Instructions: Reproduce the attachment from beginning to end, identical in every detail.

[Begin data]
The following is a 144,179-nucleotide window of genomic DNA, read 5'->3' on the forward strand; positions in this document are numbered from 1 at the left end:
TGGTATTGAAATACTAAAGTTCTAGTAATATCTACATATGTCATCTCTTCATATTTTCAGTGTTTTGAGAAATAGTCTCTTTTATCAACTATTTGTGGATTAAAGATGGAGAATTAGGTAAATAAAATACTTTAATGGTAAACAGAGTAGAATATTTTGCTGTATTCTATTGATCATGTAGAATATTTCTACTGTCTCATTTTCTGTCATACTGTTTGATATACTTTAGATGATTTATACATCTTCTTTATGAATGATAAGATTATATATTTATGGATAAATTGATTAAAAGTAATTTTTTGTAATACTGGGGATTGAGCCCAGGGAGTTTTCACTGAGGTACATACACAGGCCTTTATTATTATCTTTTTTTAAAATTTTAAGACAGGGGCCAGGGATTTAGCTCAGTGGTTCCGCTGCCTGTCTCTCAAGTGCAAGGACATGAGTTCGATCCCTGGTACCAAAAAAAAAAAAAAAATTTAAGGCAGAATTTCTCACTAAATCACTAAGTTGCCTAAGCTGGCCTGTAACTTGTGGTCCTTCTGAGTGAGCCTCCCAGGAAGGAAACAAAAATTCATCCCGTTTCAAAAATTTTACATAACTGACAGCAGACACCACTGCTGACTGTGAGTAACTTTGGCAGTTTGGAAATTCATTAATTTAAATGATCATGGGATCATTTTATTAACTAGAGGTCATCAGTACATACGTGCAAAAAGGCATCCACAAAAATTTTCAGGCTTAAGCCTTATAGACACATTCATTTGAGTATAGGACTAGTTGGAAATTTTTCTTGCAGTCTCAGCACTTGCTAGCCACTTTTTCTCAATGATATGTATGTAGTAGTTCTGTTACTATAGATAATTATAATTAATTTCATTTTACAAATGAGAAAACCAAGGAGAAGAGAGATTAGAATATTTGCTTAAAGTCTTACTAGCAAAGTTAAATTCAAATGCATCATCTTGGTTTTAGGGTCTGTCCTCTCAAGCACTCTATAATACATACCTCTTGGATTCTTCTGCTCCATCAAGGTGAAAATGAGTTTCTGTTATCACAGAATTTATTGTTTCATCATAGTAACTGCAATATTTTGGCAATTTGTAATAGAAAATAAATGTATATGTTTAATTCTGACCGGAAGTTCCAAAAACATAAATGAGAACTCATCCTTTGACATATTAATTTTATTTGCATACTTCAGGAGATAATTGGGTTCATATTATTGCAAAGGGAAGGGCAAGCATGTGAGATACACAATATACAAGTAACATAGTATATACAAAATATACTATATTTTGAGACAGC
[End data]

The following is a 144,179-nucleotide window of genomic DNA, read 5'->3' on the forward strand; positions in this document are numbered from 1 at the left end:
TGGTATTGAAATACTAAAGTTCTAGTAATATCTACATATGTCATCTCTTCATATTTTCAGTGTTTTGAGAAATAGTCTCTTTTATCAACTATTTGTGGATTAAAGATGGAGAATTAGGTAAATAAAATACTTTAATGGTAAACAGAGTAGAATATTTTGCTGTATTCTATTGATCATGTAGAATATTTCTACTGTCTCATTTTCTGTCATACTGTTTGATATACTTTAGATGATTTATACATCTTCTTTATGAATGATAAGATTATATATTTATGGATAAATTGATTAAAAGTAATTTTTTGTAATACTGGGGATTGAGCCCAGGGAGTTTTCACTGAGGTACATACACAGGCCTTTATTATTATCTTTTTTTAAAATTTTAAGACAGGGGCCAGGGATTTAGCTCAGTGGTTCCGCTGCCTGTCTCTCAAGTGCAAGGACATGAGTTCGATCCCTGGTACCAAAAAAAAAAAAAAAATTTAAGGCAGAATTTCTCACTAAATCACTAAGTTGCCTAAGCTGGCCTGTAACTTGTGGTCCTTCTGAGTGAGCCTCCCAGGAAGGAAACAAAAATTCATCCCGTTTCAAAAATTTTACATAACTGACAGCAGACACCACTGCTGACTGTGAGTAACTTTGGCAGTTTGGAAATTCATTAATTTAAATGATCATGGGATCATTTTATTAACTAGAGGTCATCAGTACATACGTGCAAAAAGGCATCCACAAAAATTTTCAGGCTTAAGCCTTATAGACACATTCATTTGAGTATAGGACTAGTTGGAAATTTTTCTTGCAGTCTCAGCACTTGCTAGCCACTTTTTCTCAATGATATGTATGTAGTAGTTCTGTTACTATAGATAATTATAATTAATTTCATTTTACAAATGAGAAAACCAAGGAGAAGAGAGATTAGAATATTTGCTTAAAGTCTTACTAGCAAAGTTAAATTCAAATGCATCATCTTGGTTTTAGGGTCTGTCCTCTCAAGCACTCTATAATACATACCTCTTGGATTCTTCTGCTCCATCAAGGTGAAAATGAGTTTCTGTTATCACAGAATTTATTGTTTCATCATAGTAACTGCAATATTTTGGCAATTTGTAATAGAAAATAAATGTATATGTTTAATTCTGACCGGAAGTTCCAAAAACATAAATGAGAACTCATCCTTTGACATATTAATTTTATTTGCATACTTCAGGAGATAATTGGGTTCATATTATTGCAAAGGGAAGGGCAAGCATGTGAGATACACAATATACAAGTAACATAGTATATACAAAATATACTATATTTTGAGACAGC